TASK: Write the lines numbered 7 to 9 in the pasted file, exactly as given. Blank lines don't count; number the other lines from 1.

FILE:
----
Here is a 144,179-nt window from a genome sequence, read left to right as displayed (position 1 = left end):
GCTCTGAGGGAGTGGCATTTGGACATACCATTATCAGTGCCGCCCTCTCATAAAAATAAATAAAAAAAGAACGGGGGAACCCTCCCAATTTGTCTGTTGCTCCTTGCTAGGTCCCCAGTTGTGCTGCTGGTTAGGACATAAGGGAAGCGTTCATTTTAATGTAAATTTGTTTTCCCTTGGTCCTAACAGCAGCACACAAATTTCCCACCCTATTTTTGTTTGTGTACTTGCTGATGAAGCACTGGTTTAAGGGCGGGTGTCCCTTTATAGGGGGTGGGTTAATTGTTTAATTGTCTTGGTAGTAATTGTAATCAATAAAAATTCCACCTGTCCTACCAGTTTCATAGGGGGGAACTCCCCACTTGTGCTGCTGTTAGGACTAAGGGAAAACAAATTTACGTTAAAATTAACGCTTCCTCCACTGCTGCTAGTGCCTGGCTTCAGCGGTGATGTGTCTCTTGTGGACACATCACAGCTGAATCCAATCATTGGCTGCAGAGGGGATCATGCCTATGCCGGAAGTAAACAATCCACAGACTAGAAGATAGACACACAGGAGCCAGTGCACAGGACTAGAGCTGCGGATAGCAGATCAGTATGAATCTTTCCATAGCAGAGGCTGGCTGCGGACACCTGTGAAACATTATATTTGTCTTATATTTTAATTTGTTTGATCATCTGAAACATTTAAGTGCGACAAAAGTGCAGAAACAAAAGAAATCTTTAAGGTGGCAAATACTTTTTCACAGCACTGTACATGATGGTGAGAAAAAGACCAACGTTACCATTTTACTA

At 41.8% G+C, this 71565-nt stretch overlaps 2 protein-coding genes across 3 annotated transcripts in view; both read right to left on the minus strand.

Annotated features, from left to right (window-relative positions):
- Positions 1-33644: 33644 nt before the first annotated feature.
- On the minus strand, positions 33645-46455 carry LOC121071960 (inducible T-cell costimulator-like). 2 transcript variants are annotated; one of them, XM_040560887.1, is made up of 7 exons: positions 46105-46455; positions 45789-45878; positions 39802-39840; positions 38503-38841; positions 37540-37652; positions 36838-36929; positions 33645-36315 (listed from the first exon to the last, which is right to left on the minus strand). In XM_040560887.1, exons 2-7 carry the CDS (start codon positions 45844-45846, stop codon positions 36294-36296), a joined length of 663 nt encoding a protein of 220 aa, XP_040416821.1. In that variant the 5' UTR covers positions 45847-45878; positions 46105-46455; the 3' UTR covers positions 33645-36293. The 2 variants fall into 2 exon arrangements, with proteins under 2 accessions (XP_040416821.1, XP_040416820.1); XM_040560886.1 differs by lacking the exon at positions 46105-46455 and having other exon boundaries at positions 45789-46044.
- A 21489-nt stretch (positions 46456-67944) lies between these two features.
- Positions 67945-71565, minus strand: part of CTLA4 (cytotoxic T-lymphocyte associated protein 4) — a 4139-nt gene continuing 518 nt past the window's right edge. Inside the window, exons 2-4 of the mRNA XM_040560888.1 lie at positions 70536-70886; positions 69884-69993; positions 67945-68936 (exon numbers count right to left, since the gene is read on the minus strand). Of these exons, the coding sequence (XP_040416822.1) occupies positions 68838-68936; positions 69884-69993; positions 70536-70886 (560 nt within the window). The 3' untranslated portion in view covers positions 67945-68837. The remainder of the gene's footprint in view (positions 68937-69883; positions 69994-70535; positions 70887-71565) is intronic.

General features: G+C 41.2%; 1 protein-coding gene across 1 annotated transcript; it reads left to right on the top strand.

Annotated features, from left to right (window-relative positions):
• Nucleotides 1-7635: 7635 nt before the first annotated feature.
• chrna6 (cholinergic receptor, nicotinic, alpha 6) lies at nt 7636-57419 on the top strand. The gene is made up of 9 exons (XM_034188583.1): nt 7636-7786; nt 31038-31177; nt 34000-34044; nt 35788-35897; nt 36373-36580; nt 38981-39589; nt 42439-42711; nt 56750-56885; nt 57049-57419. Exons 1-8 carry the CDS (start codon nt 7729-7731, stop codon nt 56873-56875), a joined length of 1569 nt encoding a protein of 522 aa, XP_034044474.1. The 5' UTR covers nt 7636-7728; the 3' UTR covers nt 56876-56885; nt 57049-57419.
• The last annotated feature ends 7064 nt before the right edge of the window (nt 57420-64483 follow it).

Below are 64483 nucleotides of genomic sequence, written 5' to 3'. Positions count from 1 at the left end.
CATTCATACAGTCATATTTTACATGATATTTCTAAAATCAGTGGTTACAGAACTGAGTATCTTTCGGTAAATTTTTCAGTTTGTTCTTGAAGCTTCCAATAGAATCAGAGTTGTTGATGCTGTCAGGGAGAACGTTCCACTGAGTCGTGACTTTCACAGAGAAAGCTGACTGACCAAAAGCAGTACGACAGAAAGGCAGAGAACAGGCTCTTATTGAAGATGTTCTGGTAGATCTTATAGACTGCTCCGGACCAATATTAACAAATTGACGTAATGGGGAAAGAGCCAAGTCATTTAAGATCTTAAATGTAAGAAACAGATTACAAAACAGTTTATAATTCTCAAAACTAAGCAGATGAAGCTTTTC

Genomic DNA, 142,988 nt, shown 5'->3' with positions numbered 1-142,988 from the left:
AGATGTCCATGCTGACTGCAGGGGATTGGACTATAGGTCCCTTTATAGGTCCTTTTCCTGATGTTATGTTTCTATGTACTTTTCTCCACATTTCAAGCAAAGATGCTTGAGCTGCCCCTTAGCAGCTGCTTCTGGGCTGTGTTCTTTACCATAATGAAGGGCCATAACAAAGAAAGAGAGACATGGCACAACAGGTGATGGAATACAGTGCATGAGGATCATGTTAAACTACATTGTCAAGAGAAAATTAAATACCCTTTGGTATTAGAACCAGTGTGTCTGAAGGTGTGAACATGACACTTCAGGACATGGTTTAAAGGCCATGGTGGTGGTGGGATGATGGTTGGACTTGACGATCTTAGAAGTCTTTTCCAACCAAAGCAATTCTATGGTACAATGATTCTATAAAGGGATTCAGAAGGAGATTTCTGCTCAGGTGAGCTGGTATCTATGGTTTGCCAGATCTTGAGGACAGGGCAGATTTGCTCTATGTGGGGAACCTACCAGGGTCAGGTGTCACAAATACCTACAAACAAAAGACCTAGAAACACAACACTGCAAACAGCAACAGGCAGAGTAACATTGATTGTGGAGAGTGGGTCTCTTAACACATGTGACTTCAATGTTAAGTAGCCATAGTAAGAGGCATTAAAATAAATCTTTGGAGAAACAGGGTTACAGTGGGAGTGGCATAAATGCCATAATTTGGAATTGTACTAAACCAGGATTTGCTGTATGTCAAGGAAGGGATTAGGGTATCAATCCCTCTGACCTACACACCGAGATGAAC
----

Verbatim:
- A 21489-nt stretch (positions 46456-67944) lies between these two features.
- Positions 67945-71565, minus strand: part of CTLA4 (cytotoxic T-lymphocyte associated protein 4) — a 4139-nt gene continuing 518 nt past the window's right edge. Inside the window, exons 2-4 of the mRNA XM_040560888.1 lie at positions 70536-70886; positions 69884-69993; positions 67945-68936 (exon numbers count right to left, since the gene is read on the minus strand). Of these exons, the coding sequence (XP_040416822.1) occupies positions 68838-68936; positions 69884-69993; positions 70536-70886 (560 nt within the window). The 3' untranslated portion in view covers positions 67945-68837. The remainder of the gene's footprint in view (positions 68937-69883; positions 69994-70535; positions 70887-71565) is intronic.

General features: G+C 41.2%; 1 protein-coding gene across 1 annotated transcript; it reads left to right on the top strand.